Medieval manuscripts blog

Bringing our medieval manuscripts to life

12 posts from May 2015

09 May 2015

Magna Carta and the King's Forests

In medieval England, forest wardens were an important part of the administration of the kingdom, especially since hunting was a favourite royal pastime. According to Richard fitz Nigel, royal treasurer during the reign of Henry II (r. 1154-1189):

... in the forests are the kings’ retreats and their greatest delights. For they go there to hunt, leaving their cares behind, to refresh themselves with a little rest. There, setting aside the turmoil of serious matters intrinsic to the court, they breathe fresh air freely for a little while; and that is why people who violate the forest are punished solely at the king’s will.

(Dialogue of the Exchequer, trans. E. Amt)

Although regularly depicted enthroned, you may be familiar with this famous image of King John from the early 14th century showing him out hunting on horseback in the forest. The crowned king sits on a grey horse.  His pack of hounds pursues a stag, while a number of rabbits bolt into their holes and several birds watch the hunt from the safety of the trees.

Miniature of King John hunting from a fourteenth-century London manuscript (he probably needed the break!) (London, British Library, Cotton MS Claudius D II, f. 116r)

A comprehensive body of laws and administrative machinery protected the royal forests where kings could enjoy this recreation. And in individual forests wardens were nominated by the king and directly answerable to him. The sign of their office was a hunting horn which they carried and sounded while attending the king during a hunt.

BM-Savernake Horn
The Savernake Horn, an ivory hunting horn that belonged to the forest’s warden (courtesy of the British Museum)

This magnificent hunting horn, on loan from the British Museum, appears in our Magna Carta exhibition. It belonged to the Wardens of Savernake Forest in Wiltshire and was made in Italy of elephant ivory and later embellished in England with intricate silver and enamelled bands. The upper band near the mouth of the horn, thought to be the oldest, is probably 14th century, maybe from London and includes a representation of a king and bishop, each with a hand raised, while a forester blows his horn. Today, Savernake Forest is a conservation zone and a herd of 7 white park cattle are allowed to graze on the land to help maintain the woodland!

A white park steer in Savernake Forest (from the Grazing Advice Partnership)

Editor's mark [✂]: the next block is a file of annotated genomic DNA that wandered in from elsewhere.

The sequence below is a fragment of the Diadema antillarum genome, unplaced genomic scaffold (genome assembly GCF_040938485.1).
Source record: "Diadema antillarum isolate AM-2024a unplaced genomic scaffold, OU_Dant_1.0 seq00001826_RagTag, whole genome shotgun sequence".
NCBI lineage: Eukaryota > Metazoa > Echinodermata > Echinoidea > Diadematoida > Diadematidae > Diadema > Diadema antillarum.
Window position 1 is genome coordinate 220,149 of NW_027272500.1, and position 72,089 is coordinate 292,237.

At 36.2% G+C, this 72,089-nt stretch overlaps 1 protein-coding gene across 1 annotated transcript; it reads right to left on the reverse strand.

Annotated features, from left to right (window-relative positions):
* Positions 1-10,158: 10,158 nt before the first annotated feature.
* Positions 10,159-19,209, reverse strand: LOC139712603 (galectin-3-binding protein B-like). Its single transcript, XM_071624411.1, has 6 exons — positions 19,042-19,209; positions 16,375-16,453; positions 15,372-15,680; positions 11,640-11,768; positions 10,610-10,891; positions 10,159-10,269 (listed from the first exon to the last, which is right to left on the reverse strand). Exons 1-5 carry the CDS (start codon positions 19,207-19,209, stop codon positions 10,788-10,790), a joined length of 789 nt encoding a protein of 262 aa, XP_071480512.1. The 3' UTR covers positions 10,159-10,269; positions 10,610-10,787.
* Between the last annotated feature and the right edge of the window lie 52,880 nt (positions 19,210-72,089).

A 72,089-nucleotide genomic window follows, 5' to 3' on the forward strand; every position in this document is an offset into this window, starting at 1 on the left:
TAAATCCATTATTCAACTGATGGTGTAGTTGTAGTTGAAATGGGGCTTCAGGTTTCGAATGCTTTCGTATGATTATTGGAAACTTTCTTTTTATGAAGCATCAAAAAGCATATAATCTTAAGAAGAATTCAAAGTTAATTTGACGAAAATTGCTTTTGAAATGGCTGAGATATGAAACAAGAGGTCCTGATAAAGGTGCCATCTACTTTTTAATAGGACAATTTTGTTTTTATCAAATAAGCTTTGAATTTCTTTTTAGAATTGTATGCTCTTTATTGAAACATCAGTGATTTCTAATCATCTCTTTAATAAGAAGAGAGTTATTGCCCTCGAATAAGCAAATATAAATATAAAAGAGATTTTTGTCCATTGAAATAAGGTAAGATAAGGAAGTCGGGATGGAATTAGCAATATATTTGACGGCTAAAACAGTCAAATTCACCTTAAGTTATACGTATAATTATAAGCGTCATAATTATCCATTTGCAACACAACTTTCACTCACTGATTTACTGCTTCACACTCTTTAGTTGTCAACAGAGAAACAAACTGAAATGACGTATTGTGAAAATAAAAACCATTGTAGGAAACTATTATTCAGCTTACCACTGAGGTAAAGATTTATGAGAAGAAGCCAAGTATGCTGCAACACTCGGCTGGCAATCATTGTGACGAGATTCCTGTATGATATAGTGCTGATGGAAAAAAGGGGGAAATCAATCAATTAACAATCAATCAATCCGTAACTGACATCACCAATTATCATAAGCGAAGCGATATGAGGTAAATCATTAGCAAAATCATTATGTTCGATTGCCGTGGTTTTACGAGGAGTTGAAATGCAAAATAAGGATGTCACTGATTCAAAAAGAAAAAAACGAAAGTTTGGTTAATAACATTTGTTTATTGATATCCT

Herds of this rare and ancient breed of cattle were enclosed in parks across Britain following the removal of many forest areas from the protection of the Forest Laws under the Forest Charter of King Henry III (r. 1216-1272).

C13550-78 - Copy
The Forest Charter, 11 February 1225 (British Library Additional Charter 24712)

This example of the 1225 Forest Charter, one of three surviving originals, also appears in Magna Carta: Law, Liberty, Legacy. In 1217, Henry III issued, alongside his new version of Magna Carta, a charter to deal specifically with the royal forest. It was in a February 1218 proclamation that the name ‘Magna Carta’ is first used to distinguish the Forest Charter from the longer and more comprehensive Great Charter.

Magna Carta, as originally issued by King John in 1215, had contained several clauses (44, 47–48 and 53) to reform the application of forest law and the forests themselves, promising to disafforest the forests John had created to extend his hunting privileges and unenclose the riverbanks he had enclosed to extend his fishing privileges. During his reign, the royal forest accounted for roughly a third of the kingdom and the penalties imposed for forest offences were a major source of revenue for the king. John was addressing long standing grievances which went back to the Norman Conquest in 1066 when King William I (r. 1066-1087) designated large swathes of land as special royal forests for the first time. As the Peterborough Chronicle put it:


He made great protection for the game

And imposed laws for the same,

that who so slew hart or hind

Should be made blind.


He preserved the harts and boars

And loved the stags as much

As if he were their father.

Moreover, for the hares did he decree that they should go free.

Powerful men complained of it and poor men lamented it,

But so fierce was he that he cared not for the rancour of them all,

But they had to follow out the king’s will entirely

if they wished to live or hold their land,

Property or estate, or his favour great.

(Peterborough Chronicle/Anglo-Saxon Chronicle E, 1087; trans. D. Whitelock)

This changed royal hunting rights from an extension of what any landowner could do on their land to a specifically royal institution, established by arbitrary decrees. The royal forests continued to expand with each successive reign, and while the land enclosed did include infertile and uninhabited areas, it also covered large regions of sparsely populated land where people lived under onerous restrictions to things like the cutting down of trees for buildings or creating farmland and breaches of forest law were punished severely.

While there were some efforts to curtail the effects of forest law or the extent of the royal forests, any successes were temporary and this continued to be a contentious issue. As mentioned above, clauses for forest reform made their way into the 1215 text of Magna Carta. In 1216, the issue of ‘forests and foresters, warrens and warreners’ was important enough to be deferred for fuller considered at a later date before finally being addressed with the Forest Charter of 1217. The strenuous efforts by local communities subsequently to implement the reductions in the size of the forest promised in Henry III’s Forest Charter show how important this document was thought to be.